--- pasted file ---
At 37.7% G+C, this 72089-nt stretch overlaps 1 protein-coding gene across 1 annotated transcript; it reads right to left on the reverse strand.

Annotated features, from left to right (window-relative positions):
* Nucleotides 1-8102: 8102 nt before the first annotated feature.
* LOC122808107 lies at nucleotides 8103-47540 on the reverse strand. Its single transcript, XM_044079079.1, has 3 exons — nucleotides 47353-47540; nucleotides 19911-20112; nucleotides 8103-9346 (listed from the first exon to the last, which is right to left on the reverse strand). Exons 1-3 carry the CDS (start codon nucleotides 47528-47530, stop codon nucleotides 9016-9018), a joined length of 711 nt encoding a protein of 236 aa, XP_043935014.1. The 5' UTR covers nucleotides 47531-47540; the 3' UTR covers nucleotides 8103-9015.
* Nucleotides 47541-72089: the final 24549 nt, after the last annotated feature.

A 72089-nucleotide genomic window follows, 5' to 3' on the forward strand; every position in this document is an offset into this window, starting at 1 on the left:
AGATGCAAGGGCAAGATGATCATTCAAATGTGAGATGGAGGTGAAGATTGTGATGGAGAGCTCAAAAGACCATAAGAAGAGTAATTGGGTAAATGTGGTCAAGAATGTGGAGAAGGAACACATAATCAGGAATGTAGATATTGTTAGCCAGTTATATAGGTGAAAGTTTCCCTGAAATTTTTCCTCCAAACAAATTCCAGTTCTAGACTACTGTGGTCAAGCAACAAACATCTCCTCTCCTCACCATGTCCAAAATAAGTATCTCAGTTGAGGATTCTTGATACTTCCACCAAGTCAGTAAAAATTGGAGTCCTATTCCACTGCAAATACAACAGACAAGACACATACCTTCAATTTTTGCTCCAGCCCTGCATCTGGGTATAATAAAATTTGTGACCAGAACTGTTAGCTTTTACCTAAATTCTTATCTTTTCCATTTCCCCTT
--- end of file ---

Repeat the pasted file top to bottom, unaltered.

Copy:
At 37.7% G+C, this 72089-nt stretch overlaps 1 protein-coding gene across 1 annotated transcript; it reads right to left on the reverse strand.

Annotated features, from left to right (window-relative positions):
* Nucleotides 1-8102: 8102 nt before the first annotated feature.
* LOC122808107 lies at nucleotides 8103-47540 on the reverse strand. Its single transcript, XM_044079079.1, has 3 exons — nucleotides 47353-47540; nucleotides 19911-20112; nucleotides 8103-9346 (listed from the first exon to the last, which is right to left on the reverse strand). Exons 1-3 carry the CDS (start codon nucleotides 47528-47530, stop codon nucleotides 9016-9018), a joined length of 711 nt encoding a protein of 236 aa, XP_043935014.1. The 5' UTR covers nucleotides 47531-47540; the 3' UTR covers nucleotides 8103-9015.
* Nucleotides 47541-72089: the final 24549 nt, after the last annotated feature.

A 72089-nucleotide genomic window follows, 5' to 3' on the forward strand; every position in this document is an offset into this window, starting at 1 on the left:
AGATGCAAGGGCAAGATGATCATTCAAATGTGAGATGGAGGTGAAGATTGTGATGGAGAGCTCAAAAGACCATAAGAAGAGTAATTGGGTAAATGTGGTCAAGAATGTGGAGAAGGAACACATAATCAGGAATGTAGATATTGTTAGCCAGTTATATAGGTGAAAGTTTCCCTGAAATTTTTCCTCCAAACAAATTCCAGTTCTAGACTACTGTGGTCAAGCAACAAACATCTCCTCTCCTCACCATGTCCAAAATAAGTATCTCAGTTGAGGATTCTTGATACTTCCACCAAGTCAGTAAAAATTGGAGTCCTATTCCACTGCAAATACAACAGACAAGACACATACCTTCAATTTTTGCTCCAGCCCTGCATCTGGGTATAATAAAATTTGTGACCAGAACTGTTAGCTTTTACCTAAATTCTTATCTTTTCCATTTCCCCTT